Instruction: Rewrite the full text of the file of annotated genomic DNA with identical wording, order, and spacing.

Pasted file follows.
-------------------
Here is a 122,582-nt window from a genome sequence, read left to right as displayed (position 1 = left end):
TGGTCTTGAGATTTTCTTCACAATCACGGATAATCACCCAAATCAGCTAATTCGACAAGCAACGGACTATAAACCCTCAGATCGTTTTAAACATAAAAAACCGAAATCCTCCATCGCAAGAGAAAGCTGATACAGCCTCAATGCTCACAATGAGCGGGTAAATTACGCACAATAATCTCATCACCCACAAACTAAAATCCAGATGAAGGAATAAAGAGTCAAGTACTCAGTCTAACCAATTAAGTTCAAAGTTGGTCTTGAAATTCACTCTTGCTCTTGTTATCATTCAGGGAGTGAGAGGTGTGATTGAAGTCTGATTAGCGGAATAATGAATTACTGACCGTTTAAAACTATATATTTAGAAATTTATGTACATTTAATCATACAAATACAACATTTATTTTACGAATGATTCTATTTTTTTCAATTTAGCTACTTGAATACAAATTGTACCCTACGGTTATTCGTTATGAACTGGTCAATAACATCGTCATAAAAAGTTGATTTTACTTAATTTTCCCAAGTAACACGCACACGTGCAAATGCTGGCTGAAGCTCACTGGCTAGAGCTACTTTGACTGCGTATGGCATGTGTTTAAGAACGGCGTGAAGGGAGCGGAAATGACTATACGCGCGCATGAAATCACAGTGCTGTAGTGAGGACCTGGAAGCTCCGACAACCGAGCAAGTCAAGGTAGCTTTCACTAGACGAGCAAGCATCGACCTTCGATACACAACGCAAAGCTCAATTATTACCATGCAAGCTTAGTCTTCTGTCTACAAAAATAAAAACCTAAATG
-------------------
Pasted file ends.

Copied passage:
Here is a 122,582-nt window from a genome sequence, read left to right as displayed (position 1 = left end):
TGGTCTTGAGATTTTCTTCACAATCACGGATAATCACCCAAATCAGCTAATTCGACAAGCAACGGACTATAAACCCTCAGATCGTTTTAAACATAAAAAACCGAAATCCTCCATCGCAAGAGAAAGCTGATACAGCCTCAATGCTCACAATGAGCGGGTAAATTACGCACAATAATCTCATCACCCACAAACTAAAATCCAGATGAAGGAATAAAGAGTCAAGTACTCAGTCTAACCAATTAAGTTCAAAGTTGGTCTTGAAATTCACTCTTGCTCTTGTTATCATTCAGGGAGTGAGAGGTGTGATTGAAGTCTGATTAGCGGAATAATGAATTACTGACCGTTTAAAACTATATATTTAGAAATTTATGTACATTTAATCATACAAATACAACATTTATTTTACGAATGATTCTATTTTTTTCAATTTAGCTACTTGAATACAAATTGTACCCTACGGTTATTCGTTATGAACTGGTCAATAACATCGTCATAAAAAGTTGATTTTACTTAATTTTCCCAAGTAACACGCACACGTGCAAATGCTGGCTGAAGCTCACTGGCTAGAGCTACTTTGACTGCGTATGGCATGTGTTTAAGAACGGCGTGAAGGGAGCGGAAATGACTATACGCGCGCATGAAATCACAGTGCTGTAGTGAGGACCTGGAAGCTCCGACAACCGAGCAAGTCAAGGTAGCTTTCACTAGACGAGCAAGCATCGACCTTCGATACACAACGCAAAGCTCAATTATTACCATGCAAGCTTAGTCTTCTGTCTACAAAAATAAAAACCTAAATG